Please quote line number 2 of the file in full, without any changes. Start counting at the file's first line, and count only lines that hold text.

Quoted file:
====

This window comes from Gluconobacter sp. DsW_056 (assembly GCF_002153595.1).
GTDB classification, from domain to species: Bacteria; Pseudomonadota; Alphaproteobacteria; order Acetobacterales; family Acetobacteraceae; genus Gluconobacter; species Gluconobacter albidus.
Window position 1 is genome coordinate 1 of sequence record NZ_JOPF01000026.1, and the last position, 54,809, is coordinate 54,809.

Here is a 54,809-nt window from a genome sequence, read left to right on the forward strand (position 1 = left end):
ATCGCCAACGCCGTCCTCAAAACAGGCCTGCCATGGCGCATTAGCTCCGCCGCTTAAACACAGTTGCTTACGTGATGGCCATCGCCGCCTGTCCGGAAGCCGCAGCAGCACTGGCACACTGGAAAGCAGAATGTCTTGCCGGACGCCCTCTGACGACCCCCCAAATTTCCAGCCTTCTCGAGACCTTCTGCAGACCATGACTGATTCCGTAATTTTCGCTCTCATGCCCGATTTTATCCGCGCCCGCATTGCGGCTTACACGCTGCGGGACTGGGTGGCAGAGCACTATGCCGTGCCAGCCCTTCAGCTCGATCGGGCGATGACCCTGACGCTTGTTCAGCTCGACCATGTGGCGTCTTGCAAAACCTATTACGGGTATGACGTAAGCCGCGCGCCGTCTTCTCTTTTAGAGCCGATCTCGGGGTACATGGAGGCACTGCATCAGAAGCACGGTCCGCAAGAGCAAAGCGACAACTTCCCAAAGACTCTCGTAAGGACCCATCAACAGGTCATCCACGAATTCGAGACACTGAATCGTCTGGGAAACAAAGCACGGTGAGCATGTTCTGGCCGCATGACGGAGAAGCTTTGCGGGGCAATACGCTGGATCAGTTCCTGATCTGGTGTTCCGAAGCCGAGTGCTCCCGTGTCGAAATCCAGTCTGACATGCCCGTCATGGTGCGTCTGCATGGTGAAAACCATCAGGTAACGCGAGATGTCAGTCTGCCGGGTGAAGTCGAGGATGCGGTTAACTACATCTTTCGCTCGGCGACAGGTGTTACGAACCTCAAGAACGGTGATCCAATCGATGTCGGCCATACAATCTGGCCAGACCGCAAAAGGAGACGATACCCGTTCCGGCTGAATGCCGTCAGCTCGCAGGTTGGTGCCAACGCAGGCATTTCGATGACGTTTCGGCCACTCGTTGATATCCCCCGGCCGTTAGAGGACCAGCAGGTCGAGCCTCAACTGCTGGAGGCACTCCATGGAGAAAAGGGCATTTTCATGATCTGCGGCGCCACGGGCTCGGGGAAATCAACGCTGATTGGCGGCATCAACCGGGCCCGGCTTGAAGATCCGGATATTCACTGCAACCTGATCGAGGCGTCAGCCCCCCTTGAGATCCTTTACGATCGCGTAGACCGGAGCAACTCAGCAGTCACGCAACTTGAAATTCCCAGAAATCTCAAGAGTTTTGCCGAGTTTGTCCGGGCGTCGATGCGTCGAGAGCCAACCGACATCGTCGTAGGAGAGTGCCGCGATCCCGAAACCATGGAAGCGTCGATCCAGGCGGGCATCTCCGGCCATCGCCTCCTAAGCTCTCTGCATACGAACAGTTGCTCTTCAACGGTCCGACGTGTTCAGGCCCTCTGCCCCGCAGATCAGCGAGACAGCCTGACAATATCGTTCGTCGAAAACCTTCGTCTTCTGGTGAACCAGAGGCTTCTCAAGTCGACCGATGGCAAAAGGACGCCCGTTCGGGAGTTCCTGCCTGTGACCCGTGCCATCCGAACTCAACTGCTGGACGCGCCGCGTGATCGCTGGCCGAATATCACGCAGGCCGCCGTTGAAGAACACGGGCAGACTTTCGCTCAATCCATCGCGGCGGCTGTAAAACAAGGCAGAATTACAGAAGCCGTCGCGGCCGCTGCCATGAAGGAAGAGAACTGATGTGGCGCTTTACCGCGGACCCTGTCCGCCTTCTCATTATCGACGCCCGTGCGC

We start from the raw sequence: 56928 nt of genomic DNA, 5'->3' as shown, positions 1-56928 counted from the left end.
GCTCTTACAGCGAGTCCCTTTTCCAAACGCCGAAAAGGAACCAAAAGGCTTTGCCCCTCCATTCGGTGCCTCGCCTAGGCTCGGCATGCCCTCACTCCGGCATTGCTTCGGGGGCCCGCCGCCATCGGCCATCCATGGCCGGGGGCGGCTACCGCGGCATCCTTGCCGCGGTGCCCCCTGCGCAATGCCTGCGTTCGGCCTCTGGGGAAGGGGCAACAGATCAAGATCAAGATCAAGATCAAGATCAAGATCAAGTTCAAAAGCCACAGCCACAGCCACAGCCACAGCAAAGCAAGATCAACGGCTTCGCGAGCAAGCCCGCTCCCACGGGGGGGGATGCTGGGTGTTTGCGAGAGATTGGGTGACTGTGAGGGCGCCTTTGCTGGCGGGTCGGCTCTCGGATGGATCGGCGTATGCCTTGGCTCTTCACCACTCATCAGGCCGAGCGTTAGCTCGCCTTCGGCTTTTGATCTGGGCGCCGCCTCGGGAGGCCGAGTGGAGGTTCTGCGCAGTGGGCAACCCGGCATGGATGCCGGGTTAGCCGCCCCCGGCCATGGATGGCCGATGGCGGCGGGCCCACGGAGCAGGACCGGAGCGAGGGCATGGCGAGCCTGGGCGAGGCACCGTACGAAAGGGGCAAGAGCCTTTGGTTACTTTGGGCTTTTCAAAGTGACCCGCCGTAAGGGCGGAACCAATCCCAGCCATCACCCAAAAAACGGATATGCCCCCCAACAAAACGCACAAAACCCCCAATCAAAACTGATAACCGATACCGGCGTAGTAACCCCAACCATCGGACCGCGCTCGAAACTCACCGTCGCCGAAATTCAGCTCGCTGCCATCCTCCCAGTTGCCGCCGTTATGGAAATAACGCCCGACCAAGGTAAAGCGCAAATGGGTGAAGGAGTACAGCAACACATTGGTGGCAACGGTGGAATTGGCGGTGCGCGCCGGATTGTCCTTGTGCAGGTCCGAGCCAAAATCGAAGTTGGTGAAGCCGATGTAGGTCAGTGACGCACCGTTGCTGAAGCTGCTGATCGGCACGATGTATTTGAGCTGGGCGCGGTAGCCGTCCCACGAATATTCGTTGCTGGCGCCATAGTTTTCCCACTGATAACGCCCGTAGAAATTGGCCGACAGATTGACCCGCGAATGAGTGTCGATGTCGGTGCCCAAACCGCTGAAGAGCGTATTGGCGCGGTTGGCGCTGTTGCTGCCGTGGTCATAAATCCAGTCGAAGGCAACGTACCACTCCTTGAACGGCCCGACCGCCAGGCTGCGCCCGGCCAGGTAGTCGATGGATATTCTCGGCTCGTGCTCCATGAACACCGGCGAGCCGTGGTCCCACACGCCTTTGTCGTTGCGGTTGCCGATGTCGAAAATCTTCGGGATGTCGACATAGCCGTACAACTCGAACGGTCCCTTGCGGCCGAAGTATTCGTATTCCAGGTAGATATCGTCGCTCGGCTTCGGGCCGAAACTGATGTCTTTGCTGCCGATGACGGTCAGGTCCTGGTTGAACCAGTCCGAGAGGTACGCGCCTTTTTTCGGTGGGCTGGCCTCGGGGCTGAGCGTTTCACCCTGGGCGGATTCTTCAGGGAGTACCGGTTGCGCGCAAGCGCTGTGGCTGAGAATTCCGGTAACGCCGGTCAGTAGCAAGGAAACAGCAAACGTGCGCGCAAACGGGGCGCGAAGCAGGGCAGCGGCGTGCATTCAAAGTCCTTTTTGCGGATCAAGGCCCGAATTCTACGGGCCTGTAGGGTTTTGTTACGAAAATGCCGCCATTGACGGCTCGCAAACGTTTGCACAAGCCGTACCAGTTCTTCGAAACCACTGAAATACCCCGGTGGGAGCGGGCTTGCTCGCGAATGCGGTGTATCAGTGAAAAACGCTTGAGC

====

GTDB classification, from domain to species: Bacteria; Pseudomonadota; Alphaproteobacteria; order Acetobacterales; family Acetobacteraceae; genus Gluconobacter; species Gluconobacter albidus.